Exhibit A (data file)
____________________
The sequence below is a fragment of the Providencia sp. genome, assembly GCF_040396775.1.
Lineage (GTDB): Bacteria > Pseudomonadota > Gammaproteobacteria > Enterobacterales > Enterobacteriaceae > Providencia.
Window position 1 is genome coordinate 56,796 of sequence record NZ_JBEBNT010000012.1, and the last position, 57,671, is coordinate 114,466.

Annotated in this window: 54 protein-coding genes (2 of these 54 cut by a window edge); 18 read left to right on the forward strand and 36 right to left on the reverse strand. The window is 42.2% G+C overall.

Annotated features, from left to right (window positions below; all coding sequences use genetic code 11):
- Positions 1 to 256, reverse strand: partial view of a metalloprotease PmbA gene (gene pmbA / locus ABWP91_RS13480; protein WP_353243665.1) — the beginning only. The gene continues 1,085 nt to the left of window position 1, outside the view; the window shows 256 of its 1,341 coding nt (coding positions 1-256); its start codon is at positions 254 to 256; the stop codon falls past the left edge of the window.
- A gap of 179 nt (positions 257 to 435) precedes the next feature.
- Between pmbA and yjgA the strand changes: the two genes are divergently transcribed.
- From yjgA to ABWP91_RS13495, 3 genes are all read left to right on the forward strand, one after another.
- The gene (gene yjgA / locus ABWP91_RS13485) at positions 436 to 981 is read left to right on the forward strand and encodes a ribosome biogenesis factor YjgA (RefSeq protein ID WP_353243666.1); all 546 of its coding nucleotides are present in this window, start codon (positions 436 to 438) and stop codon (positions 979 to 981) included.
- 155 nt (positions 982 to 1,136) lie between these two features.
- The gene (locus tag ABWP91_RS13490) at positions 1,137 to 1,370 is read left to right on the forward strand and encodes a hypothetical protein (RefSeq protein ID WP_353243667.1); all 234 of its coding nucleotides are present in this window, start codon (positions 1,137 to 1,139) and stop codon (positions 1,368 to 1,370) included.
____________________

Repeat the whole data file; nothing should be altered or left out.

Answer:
The sequence below is a fragment of the Providencia sp. genome, assembly GCF_040396775.1.
Lineage (GTDB): Bacteria > Pseudomonadota > Gammaproteobacteria > Enterobacterales > Enterobacteriaceae > Providencia.
Window position 1 is genome coordinate 56,796 of sequence record NZ_JBEBNT010000012.1, and the last position, 57,671, is coordinate 114,466.

Annotated in this window: 54 protein-coding genes (2 of these 54 cut by a window edge); 18 read left to right on the forward strand and 36 right to left on the reverse strand. The window is 42.2% G+C overall.

Annotated features, from left to right (window positions below; all coding sequences use genetic code 11):
- Positions 1 to 256, reverse strand: partial view of a metalloprotease PmbA gene (gene pmbA / locus ABWP91_RS13480; protein WP_353243665.1) — the beginning only. The gene continues 1,085 nt to the left of window position 1, outside the view; the window shows 256 of its 1,341 coding nt (coding positions 1-256); its start codon is at positions 254 to 256; the stop codon falls past the left edge of the window.
- A gap of 179 nt (positions 257 to 435) precedes the next feature.
- Between pmbA and yjgA the strand changes: the two genes are divergently transcribed.
- From yjgA to ABWP91_RS13495, 3 genes are all read left to right on the forward strand, one after another.
- The gene (gene yjgA / locus ABWP91_RS13485) at positions 436 to 981 is read left to right on the forward strand and encodes a ribosome biogenesis factor YjgA (RefSeq protein ID WP_353243666.1); all 546 of its coding nucleotides are present in this window, start codon (positions 436 to 438) and stop codon (positions 979 to 981) included.
- 155 nt (positions 982 to 1,136) lie between these two features.
- The gene (locus tag ABWP91_RS13490) at positions 1,137 to 1,370 is read left to right on the forward strand and encodes a hypothetical protein (RefSeq protein ID WP_353243667.1); all 234 of its coding nucleotides are present in this window, start codon (positions 1,137 to 1,139) and stop codon (positions 1,368 to 1,370) included.